- The Washington Times - Thursday, March 22, 2007

Despite strong breezes earlier this week that kept many anglers from wetting their lines, fishing in the tidal Potomac River is about to bust wide open. A friend and I fished the Mattawoman tributary Tuesday and found willing bass hanging around already sprouting submersed vegetation. All we did was cast and retrieve medium-depth crankbaits across the emerging bottom weeds and the bass did the rest.

We also found a few bass on 4-inch-long red plastic worms with light slip sinkers and had several good-sized chain pickerel attack a dropshot-rigged Berkley minnow in one case and a plastic worm in another.

Locally, the best bet for bass would be the Woodrow Wilson Bridge area, Fox Ferry rockline, Spoils Cove and the “junk” shore before reaching the Spoils. The lures point to a Mann’s Sting Ray grub on a ball-head jig, or a deep-diving gold or red crankbait.

Yellow perch fans will find most of the perch are done with their egg-laying ritual and will waste little time leaving their usual spawning hangouts. But remember that spawning white perch will follow right behind them. Allen’s Fresh in Charles County is one such place that will see white perch runs, and so will the upper Patuxent, upper Chester, Rappahannock and Susquehanna rivers.

Susky Flats action about to start — The Maryland Department of Natural Resources’ Keith Lockwood says a number of fishermen have begun to hunt rockfish on the Susquehanna Flats now that the catch-and-release season is open. Water temperatures are still in the 40-degree range amid strong water flow coming down the Susquehanna from Pennsylvania and the Conowingo Dam, which has been releasing water well above average levels. So far only small fish have been found. Anglers who are looking for hickory shad action in the Susquehanna, particularly Deer Creek, might as well wait a little while. They’ll be available by the end of the month and well into April.

Occoquan still slow — From Occoquan Reservoir on the Fairfax/Prince William counties line, Fountainhead Regional Park ranger Smokey Davis wants readers to know that the park is open and boat rentals are available, but fish catches weren’t easy to come by last weekend.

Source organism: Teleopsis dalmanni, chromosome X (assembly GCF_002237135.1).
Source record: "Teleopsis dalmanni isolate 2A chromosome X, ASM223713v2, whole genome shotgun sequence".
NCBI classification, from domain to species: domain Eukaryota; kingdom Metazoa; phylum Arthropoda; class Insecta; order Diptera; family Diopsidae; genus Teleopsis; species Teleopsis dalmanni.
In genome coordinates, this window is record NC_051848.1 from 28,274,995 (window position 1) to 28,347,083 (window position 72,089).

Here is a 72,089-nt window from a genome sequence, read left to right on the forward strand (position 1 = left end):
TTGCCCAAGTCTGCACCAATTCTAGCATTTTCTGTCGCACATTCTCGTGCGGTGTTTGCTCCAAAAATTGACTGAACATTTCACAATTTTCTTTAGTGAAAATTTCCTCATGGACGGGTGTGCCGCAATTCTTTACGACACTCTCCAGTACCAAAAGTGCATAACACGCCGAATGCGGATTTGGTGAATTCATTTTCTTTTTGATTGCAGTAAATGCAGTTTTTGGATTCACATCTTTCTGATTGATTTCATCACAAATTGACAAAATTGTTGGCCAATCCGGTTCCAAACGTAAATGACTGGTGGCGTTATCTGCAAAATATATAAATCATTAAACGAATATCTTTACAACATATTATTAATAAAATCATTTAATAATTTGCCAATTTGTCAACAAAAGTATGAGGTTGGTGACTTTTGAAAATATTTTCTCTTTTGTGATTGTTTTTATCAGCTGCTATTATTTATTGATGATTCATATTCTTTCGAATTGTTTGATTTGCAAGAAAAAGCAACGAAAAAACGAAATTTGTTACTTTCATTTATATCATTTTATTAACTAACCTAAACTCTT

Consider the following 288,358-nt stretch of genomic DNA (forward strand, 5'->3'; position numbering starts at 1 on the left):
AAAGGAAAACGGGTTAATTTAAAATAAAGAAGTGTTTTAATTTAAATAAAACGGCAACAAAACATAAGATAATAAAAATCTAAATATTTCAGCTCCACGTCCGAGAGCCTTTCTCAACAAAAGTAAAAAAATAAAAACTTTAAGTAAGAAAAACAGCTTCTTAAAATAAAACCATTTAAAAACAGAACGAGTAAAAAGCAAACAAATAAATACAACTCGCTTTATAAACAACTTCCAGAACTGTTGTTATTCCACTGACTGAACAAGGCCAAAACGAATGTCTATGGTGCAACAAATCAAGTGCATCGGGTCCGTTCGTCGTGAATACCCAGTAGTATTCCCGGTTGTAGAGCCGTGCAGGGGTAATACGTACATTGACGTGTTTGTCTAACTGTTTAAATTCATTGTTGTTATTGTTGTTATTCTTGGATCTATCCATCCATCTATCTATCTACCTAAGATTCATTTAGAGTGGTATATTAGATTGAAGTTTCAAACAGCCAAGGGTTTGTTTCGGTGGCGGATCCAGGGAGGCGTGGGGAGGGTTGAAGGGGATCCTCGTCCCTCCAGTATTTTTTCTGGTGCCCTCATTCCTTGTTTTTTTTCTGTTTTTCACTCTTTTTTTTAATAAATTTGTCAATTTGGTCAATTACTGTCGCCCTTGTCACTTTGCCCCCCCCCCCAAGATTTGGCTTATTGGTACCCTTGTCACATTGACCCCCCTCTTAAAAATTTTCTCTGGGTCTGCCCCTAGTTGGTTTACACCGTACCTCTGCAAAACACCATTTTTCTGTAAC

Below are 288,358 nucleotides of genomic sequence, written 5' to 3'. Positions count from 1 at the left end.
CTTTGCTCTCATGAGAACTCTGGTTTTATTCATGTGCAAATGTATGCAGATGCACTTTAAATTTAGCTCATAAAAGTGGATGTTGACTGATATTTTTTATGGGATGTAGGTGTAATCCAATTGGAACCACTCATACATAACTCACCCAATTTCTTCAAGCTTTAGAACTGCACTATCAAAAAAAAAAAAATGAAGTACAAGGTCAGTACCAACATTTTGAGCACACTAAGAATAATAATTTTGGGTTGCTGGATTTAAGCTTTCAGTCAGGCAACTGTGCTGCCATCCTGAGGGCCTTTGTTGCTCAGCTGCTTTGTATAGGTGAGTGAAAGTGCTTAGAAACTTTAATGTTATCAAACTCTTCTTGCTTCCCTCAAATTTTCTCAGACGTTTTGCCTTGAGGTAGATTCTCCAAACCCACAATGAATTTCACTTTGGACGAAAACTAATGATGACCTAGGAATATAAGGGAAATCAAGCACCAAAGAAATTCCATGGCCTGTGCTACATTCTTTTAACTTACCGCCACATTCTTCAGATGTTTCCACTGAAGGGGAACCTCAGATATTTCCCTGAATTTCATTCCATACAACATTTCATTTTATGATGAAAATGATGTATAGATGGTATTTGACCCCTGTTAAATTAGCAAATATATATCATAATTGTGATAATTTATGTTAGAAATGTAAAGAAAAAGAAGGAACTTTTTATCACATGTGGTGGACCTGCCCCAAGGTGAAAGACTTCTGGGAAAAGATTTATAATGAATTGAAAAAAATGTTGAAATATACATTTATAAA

“The fishing was extremely tough,” said Davis. “The reservoir is high, muddy and full of debris, with water temperatures in the low 40s. The Fountainhead Bass Club held its first tournament of the season. Only five boats out of the 38 that entered caught fish. The winning weight was 8.2 pounds for three bass that were caught on a jig in the back of a cove after the sun warmed the water a little. High winds caused the water to whitecap, forcing cancellation of boat rentals for most of the day.”

By the weekend, though, the bass will bite a lot better, and so will the bluegills and crappies.

Lake Gaston perks up — On the Virginia/North Carolina border, Lake Gaston’s water temperatures have increased to the mid 50s, sending the fish farther up into creeks and coves, said Gaston specialist Marty Magon.

“The bass are nailing the full spectrum of lures, from spinnerbaits to plastics,” he added. “Stripers are following baitfish schools on main lake and will slam a Rat-L-Trap or jig. We took a break from the bass yesterday and had a ball with slab-sided crappie up to two pounds. They struck 1/8-ounce spinner jigs in the backs of main lake coves.”

Good offshore and bay action — Ken Neill of the Peninsula Saltwater Sport Fisherman’s Association in the Virginia Beach area said big ocean stripers have entered the Chesapeake Bay, preparing for the annual spawning that will bring many into Maryland waters.

“There can be some good catch-and-release fishing [now] inside the bay,” he said. “The Hampton Roads Bridge Tunnel is loaded with them. Big stripers are being encountered around Bluefish Rock and near York Spit as they stage for their runs up the James and York Rivers. They are also found along the eastern side of the bay as they move up toward Maryland waters.”

Neill said fat tautogs are caught on coastal wrecks and on structures in the lower Chesapeake, adding, “The offshore wrecks are holding big sea bass. Flounder, gray trout, and croaker have all returned to the bay and have been caught in commercial gear. Gray trout are here in numbers which have not been seen in years,”

By the way, the Virginia flounder season will not be open until April 1. Then, a fish will have to be 181/2 inches long before an angler can keep it.

North Carolina tuna catches — Yellowfin tuna are hooked by offshore boaters who return to Oregon Inlet with limit catches. The wind has been awful, and many days the boats must stay inside safe harbors.

Look for Gene Mueller’s Outdoors column Sunday, Wednesday and Thursday, only in The Washington Times. E-mail:[email protected]washingtontimes.com.

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